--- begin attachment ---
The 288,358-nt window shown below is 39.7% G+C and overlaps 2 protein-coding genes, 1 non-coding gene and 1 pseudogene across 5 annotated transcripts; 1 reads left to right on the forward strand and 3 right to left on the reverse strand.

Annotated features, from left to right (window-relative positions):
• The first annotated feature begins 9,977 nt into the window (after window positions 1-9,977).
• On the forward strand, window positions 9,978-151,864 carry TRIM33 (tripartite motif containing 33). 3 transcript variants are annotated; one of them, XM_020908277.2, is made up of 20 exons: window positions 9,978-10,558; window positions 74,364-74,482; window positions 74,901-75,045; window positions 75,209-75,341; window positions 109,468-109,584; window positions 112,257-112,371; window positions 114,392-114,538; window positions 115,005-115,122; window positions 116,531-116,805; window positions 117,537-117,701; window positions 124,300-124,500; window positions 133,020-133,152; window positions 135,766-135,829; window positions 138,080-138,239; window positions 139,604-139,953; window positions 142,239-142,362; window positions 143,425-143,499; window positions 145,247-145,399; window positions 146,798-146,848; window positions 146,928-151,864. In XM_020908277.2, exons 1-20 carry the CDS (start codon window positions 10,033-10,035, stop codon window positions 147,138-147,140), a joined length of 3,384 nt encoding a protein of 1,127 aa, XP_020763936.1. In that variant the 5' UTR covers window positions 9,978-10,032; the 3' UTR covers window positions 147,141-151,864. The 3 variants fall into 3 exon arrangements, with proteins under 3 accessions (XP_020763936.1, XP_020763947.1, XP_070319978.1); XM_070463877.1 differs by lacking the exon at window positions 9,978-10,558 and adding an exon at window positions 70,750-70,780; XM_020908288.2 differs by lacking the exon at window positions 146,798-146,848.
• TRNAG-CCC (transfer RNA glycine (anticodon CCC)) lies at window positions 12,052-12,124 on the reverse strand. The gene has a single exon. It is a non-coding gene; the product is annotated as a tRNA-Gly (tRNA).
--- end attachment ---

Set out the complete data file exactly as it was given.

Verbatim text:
The 288,358-nt window shown below is 39.7% G+C and overlaps 2 protein-coding genes, 1 non-coding gene and 1 pseudogene across 5 annotated transcripts; 1 reads left to right on the forward strand and 3 right to left on the reverse strand.

Annotated features, from left to right (window-relative positions):
• The first annotated feature begins 9,977 nt into the window (after window positions 1-9,977).
• On the forward strand, window positions 9,978-151,864 carry TRIM33 (tripartite motif containing 33). 3 transcript variants are annotated; one of them, XM_020908277.2, is made up of 20 exons: window positions 9,978-10,558; window positions 74,364-74,482; window positions 74,901-75,045; window positions 75,209-75,341; window positions 109,468-109,584; window positions 112,257-112,371; window positions 114,392-114,538; window positions 115,005-115,122; window positions 116,531-116,805; window positions 117,537-117,701; window positions 124,300-124,500; window positions 133,020-133,152; window positions 135,766-135,829; window positions 138,080-138,239; window positions 139,604-139,953; window positions 142,239-142,362; window positions 143,425-143,499; window positions 145,247-145,399; window positions 146,798-146,848; window positions 146,928-151,864. In XM_020908277.2, exons 1-20 carry the CDS (start codon window positions 10,033-10,035, stop codon window positions 147,138-147,140), a joined length of 3,384 nt encoding a protein of 1,127 aa, XP_020763936.1. In that variant the 5' UTR covers window positions 9,978-10,032; the 3' UTR covers window positions 147,141-151,864. The 3 variants fall into 3 exon arrangements, with proteins under 3 accessions (XP_020763936.1, XP_020763947.1, XP_070319978.1); XM_070463877.1 differs by lacking the exon at window positions 9,978-10,558 and adding an exon at window positions 70,750-70,780; XM_020908288.2 differs by lacking the exon at window positions 146,798-146,848.
• TRNAG-CCC (transfer RNA glycine (anticodon CCC)) lies at window positions 12,052-12,124 on the reverse strand. The gene has a single exon. It is a non-coding gene; the product is annotated as a tRNA-Gly (tRNA).